Today I wanted to show you one of four quilts made by women prisoners of the second world war. A lady named Ethel Mulvaney got ladies to make patches for quilts with a little of themselves attached. They were sent as quilts to military hospitals to sick men but actually had secret codes hidden in them. One such code told a husband that his wife had given birth.
One quilt hangs in the Red Cross museum in London and two are in the Australian war museum. The forth quilt was given to the Imperial war museum and was given by the daughter of Mrs Innis after she died. It is named the girl guide quilt. A remarkable woman named Mrs Ennis started a guide group for the children who were in the camp and they would meet once a week to break up the boredom for them and take their minds off of the horrors they witnessed. Those children started that hexagon quilt. They would unpick clothes they had that were falling apart and re use the thread. 20 girls made the quilt as a Birthday present for Mrs Innis and each girl embroidered her name in the middle of each hexagon.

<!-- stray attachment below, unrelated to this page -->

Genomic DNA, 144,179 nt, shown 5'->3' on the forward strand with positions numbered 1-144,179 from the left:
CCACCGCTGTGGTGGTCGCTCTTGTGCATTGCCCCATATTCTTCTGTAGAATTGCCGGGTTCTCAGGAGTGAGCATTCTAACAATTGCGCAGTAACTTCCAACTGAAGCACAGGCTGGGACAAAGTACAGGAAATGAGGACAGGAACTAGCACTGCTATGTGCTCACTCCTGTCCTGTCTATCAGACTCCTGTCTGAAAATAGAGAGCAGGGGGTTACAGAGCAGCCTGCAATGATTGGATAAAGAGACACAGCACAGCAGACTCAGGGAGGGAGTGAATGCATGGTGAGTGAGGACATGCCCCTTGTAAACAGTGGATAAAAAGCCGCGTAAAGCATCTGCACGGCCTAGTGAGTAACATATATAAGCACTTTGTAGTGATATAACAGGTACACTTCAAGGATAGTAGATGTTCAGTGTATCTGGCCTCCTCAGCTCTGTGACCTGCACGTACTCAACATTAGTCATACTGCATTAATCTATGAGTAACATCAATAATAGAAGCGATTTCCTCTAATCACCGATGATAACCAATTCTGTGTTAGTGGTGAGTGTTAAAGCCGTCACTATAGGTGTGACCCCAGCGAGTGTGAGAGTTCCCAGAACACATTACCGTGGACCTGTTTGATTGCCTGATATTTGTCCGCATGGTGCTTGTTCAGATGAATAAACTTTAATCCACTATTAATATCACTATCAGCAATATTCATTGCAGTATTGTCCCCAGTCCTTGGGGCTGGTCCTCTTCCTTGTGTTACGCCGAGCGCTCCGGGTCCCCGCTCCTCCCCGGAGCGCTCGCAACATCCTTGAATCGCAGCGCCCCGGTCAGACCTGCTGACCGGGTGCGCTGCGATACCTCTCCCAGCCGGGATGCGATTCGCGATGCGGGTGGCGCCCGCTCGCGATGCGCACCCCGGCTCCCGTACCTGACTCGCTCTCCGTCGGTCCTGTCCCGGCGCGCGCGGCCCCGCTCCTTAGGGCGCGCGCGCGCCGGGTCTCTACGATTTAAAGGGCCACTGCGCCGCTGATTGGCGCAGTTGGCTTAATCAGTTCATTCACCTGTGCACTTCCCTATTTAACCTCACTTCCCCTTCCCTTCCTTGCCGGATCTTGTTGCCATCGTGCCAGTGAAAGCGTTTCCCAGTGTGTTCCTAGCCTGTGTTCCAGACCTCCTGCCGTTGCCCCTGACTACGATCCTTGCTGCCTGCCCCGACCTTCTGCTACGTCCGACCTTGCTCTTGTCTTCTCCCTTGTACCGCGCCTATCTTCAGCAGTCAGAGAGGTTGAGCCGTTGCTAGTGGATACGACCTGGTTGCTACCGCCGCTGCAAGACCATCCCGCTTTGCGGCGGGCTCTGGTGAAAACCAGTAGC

These quilts are stunning and have so much history and a little of every woman who stitched them is attached to the quilt squares. The cleverness of Ethel for thinking of this idea was amazing. And the 20 children who risked being punished who sat and stitched the quilt for the lady who inspired them and taught them the constellations.
Have a google and see for yourself the work and souls of these courageous women and children.